Armenian Bole

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Armenian Bole


Armenian bole, also known as bolus armeni, is a reddish clay containing iron oxide. It was used in antiquity as medicine, and later as a paint pigment, ground layer for gliding, polishing compound, and food color. Its elasticity and intense red color makes it sought after by painters and goldsmiths.


At the end of the fourteenth century and start of the fifteenth century, Armenian bole as a recommended base for water gilding was mentioned for the first time by Johannes Archerius and Cennino Cennini. The red color of the gilding base in many fourteenth- and fifteenth-century Italian manuscripts is likely Armenian bole or a similar red earth. The usage of Armenian bole reached its peak between the end of the fourteenth century and the eighteenth century, both in the western tradition as well as the east.

As its name suggests, Armenian bole comes from Armenia and surrounding areas of the Mediterranean. It was imported into Europe particularly for its use in gilding but also for its medicinal use. Increased importation of Armenian bole in the fourteenth and fifteenth centuries has been attributed to a number of reasons. One is the spread of water gilding techniques and their practice throughout Europe. Another explanation is increased demand for its believed healing effects against the plague during the epidemics of the time.

As the mining of similar clays spread throughout regions of Europe in the sixteenth century, the import of Mediterranean boles gradually decreased in the seventeenth and eighteenth centuries. Emanuel Mendes da Costa mentioned that it was “dug in Armenia, but is seldom or never to be found genuine in our shops” in 1757. The term “bole” was confused or interchanged with terms like “red earth” or “red ochre,” and other red clays were sold as or substituted for Armenian bole. As such, the exact composition of Armenian bole used by painters was (and to some degree still is) unclear.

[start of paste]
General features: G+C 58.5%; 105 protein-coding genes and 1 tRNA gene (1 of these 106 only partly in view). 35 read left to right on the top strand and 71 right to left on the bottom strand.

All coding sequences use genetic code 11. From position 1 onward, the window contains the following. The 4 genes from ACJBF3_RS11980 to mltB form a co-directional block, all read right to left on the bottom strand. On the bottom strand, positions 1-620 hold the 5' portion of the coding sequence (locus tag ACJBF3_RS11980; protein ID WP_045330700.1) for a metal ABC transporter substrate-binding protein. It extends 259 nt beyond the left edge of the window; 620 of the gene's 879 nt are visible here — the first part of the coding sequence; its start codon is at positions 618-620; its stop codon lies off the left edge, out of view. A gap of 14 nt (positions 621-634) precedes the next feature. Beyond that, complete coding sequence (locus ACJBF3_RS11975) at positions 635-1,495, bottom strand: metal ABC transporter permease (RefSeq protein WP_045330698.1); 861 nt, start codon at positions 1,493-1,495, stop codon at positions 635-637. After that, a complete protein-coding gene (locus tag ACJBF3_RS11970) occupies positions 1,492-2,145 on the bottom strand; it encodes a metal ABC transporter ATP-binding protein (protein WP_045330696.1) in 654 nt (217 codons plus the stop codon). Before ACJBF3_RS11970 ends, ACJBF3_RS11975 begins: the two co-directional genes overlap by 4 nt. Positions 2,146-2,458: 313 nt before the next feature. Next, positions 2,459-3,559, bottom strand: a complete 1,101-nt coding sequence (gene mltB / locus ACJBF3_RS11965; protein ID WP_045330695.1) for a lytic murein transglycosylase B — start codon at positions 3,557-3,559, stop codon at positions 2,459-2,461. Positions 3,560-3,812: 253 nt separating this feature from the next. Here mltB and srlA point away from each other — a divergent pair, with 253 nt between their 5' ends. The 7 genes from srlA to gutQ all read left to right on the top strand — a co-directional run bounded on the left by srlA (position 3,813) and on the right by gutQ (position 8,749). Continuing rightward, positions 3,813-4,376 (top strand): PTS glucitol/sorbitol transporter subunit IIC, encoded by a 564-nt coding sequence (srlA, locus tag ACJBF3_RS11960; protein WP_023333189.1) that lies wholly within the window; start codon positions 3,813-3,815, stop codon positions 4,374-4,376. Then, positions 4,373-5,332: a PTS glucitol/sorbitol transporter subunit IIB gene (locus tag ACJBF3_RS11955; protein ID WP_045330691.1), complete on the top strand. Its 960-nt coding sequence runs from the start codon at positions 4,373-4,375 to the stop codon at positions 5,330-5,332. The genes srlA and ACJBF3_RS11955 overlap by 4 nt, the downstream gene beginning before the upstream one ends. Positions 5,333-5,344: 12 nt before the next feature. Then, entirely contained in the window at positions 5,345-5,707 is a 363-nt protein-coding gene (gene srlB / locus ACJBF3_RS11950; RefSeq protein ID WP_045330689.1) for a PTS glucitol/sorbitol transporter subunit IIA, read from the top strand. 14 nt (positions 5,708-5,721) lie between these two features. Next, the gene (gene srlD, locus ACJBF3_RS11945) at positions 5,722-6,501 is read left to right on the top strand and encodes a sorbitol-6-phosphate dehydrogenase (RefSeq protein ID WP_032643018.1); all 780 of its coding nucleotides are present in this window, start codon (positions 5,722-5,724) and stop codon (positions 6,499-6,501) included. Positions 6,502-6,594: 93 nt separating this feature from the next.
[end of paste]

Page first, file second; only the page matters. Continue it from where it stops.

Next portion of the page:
In Ms. Fr. 640:
Fol. 6r - “For laying down and seating burnished gold and giving red or green or blue”
…Next take fine boli armeni* & sanguine, as much of one as of the other, also lamb tallow the size of a bean or a pea depending on the quantity of bole, and a little willow charcoal, or as much as the tallow, & half a walnut shell full of half-burned saffron. Some put in a little candy sugar. Grind all together with water, & apply it without gum or glue, & let it dry, & rub the place that you want to gild with a piece of white cloth to better smooth it, & when the rubbed place is a little shiny, it is a sign that the gold will be carried well…
Fol. 7v - “Against gonorrhea”
Aquæ fabrorum antiquæ lb i., boli Armeniæ in tel tenuissimum pollinem redactæ ℥.i., mellis communis ʒ.iii. coquantur ad mellis despumationem. Tum refrigerata colentur cum forti expressione & de colatura utatur per injectionem.
[Translation: Old smiths' water, i lb, Armenian bole reduced to the finest powder, i ℥, common honey, iii ʒ, shall be boiled to clarify the honey. Once cooled, it shall be strained with great pressure & the filtrate shall be used by injection.]
Fol. 12v - “Molding stucco promptly”
Grind & pulverize finely brick or Armenian bole or sanguine & incorporate it with melted wax, & thus melted, cast like the others on a relief medal, & thus you will have a hollow form where you will be able to cast with plaster, pestled paper, or terre chimolée.


Cennino Cennini, The Craftsman's Handbook: The Italian "Il Libro Dell' Arte," trans. Daniel V. Thompson (New York, New York: Dover Publications, Inc., 1960).

David A. Bender, “Armenian bole” in A Dictionary of Food and Nutrition (4 ed) (Oxford University Press, 2014).

David Hradil et al., “Late Gothic/Early Renaissance Gilding Technology and the Traditional Poliment Material ‘Armenian Bole’: Truly Red Clay, or Rather Bauxite?” Applied Clay Science 135 (2017): pp. 271-281,

M. Da Costa, Natural History of Fossils (Royal Society of London, 1757).

Nicholas Eastaugh, Valentine Walsh, and Tracey Chaplin, The Pigment Compendium: A Dictionary of Historical Pigments (Elsevier-Butterworth Heinemen, British Library, 2004).

Image: Anonymous, “Armenian Bole Being Dug from a Clay Pit,” woodcut for chapter 26 of The Tract on Stones in the Hortus Sanitatis, 1491; Artstor, From Artstor: The Illustrated Bartsch. Vol. 90, commentary, German Book Illustration through 1500: Herbals through 1500; retrospective conversion of The Illustrated Bartsch (Abaris Books).

Elia Zhang, Columbia University


BARTSCH_3950036 (1).jpg


“Armenian Bole,” om+ka, accessed February 23, 2024,

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